The April 8 edition of The Californian features an article about a strategy being used by a refiner in the heart of California oil country of buying large amounts of crude from North Dakota and paying to have it hauled by train to Bakersfield, Calif., where it’s turned into mostly gasoline and diesel for the California market.
The ingenious part of this approach is that the company is turning a bigger profit using midcontinent crude than if it were buying roughly the same grade oil strictly in Kern County, Calif., the article by John Cox reported.
More refiners will likely followStrange as it may seem to purchase oil from afar when so much crude is produced nearby, there’s every reason to believe other refineries will soon follow 26,000-barrel-a-day Kern Oil & Refining’s lead, according to Cox.
“I know that there are a number of people looking at it and looking at making arrangements,” oil marketer Bob Devine told the publication.
At least one large West Coast refinery is considering the move. Tesoro Corp. said it was spending $50 million to build new rail loading and unloading facilities at its 120,000 bpd refinery in Anacortes, Wash. The upgrade would allow it to receive up to 30,000 bpd of North Dakota crude — up from 1,000 to 2,000 bpd now. (The project aimed to cut Tesoro’s use of Alaska North Slope crude. In March, construction began and Tesoro ordered about 800 rail cars, which it said can accommodate another 10,000 bpd of Bakken crude.)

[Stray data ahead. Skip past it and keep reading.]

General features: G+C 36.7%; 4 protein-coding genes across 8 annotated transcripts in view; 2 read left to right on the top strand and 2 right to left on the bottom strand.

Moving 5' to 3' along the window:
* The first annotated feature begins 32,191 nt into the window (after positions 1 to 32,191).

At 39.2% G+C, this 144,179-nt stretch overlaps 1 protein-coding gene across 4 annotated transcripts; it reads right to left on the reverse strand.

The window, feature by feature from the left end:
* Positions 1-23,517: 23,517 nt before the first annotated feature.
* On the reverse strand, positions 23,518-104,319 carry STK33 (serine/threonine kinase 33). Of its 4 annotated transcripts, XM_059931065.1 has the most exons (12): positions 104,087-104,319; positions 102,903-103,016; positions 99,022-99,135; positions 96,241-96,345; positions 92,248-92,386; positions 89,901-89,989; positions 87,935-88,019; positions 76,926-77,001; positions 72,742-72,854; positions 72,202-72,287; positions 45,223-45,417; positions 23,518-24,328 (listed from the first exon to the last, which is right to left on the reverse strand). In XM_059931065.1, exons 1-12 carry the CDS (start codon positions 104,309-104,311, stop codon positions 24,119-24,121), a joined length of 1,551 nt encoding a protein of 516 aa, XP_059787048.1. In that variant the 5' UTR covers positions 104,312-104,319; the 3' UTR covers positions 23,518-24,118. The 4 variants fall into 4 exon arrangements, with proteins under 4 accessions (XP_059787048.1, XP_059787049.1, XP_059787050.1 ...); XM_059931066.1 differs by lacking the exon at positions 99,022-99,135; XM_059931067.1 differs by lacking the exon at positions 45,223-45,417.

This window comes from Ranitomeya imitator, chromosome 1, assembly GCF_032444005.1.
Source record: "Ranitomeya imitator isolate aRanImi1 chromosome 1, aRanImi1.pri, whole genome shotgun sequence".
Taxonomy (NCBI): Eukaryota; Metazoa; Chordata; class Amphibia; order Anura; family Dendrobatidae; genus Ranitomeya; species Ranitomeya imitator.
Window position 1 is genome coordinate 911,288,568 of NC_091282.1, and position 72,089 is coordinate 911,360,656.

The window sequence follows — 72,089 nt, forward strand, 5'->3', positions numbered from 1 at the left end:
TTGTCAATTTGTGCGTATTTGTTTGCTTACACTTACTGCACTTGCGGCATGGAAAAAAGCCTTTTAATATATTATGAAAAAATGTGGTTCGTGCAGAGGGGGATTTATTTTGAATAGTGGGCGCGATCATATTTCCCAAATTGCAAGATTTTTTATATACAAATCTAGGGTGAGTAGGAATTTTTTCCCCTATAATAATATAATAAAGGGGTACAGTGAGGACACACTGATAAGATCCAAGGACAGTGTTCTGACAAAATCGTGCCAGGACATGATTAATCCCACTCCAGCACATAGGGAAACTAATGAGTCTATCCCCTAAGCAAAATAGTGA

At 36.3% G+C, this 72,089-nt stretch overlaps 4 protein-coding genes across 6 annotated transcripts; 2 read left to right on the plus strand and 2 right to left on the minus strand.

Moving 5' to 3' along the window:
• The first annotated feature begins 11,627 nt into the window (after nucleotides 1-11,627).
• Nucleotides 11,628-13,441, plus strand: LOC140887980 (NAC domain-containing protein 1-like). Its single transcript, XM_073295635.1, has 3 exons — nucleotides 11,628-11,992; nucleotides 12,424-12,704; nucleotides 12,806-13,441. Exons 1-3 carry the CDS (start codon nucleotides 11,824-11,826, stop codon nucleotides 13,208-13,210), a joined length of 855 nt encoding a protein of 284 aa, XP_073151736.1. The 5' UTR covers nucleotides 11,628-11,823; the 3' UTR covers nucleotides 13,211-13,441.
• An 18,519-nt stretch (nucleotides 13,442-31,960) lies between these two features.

Depending on how widespread the trend becomes, it could push down barrel prices for Kern County oil producers, and potentially lower prices at the pump. It also could reduce California’s growing dependence on oil imported from the Middle East and South America.
Since 1982, California’s use of foreign oil has increased from 6 percent to 50 percent, according to the state Energy Commission. Last year, most of the imported oil refined in California came from Saudi Arabia (29 percent of the state’s foreign oil), followed by Ecuador (22 percent) and Iraq (16 percent).
The commission said it does not know how much crude oil arrives from North Dakota.
A better priceSimple math is the driving force behind the shift, which appears to have begun in 2010. Math, that is, and the technology-fueled oil boom that has outpaced pipeline companies’ ability to deliver oil to refining hubs.
Widespread use of hydraulic fracturing and directional drilling in the Bakken formation has opened up vast oil reserves in and around North Dakota. In just five years, the state’s oil production quadrupled to about 550,000 bpd, bringing it roughly even with California’s production rate.
While California’s 2 million bpd refining industry thirsts for oil, North Dakota is enjoying a glut of Bakken crude, which has contributed to the historic price imbalance. At the end of March, oil from the Bakken was selling at about $92 a barrel, while heavy crude produced in Kern County was selling for about $112 a barrel.
Experts told The Californian that the $20-a-barrel price difference presents opportunities for companies that have been able to re-engineer their plants to make efficient use of light North Dakota crude.
In March, railroad watchers who share their observations on trainorders.com tracked the movement of a train carrying about 60 tankers of Bakken crude into Kern Oil & Refining. That amounts to more than 40,000 barrels of oil in a single shipment.
Refinery consultant Dave Hackett recently examined the economics of shipping midcontinent crude to California on his blog at stillwaterassociates.com. He said Kern Oil & Refining has a strong financial incentive to bring in large volumes of Bakken oil.
“My guess is they’re running as much as they can get,” he told the publication.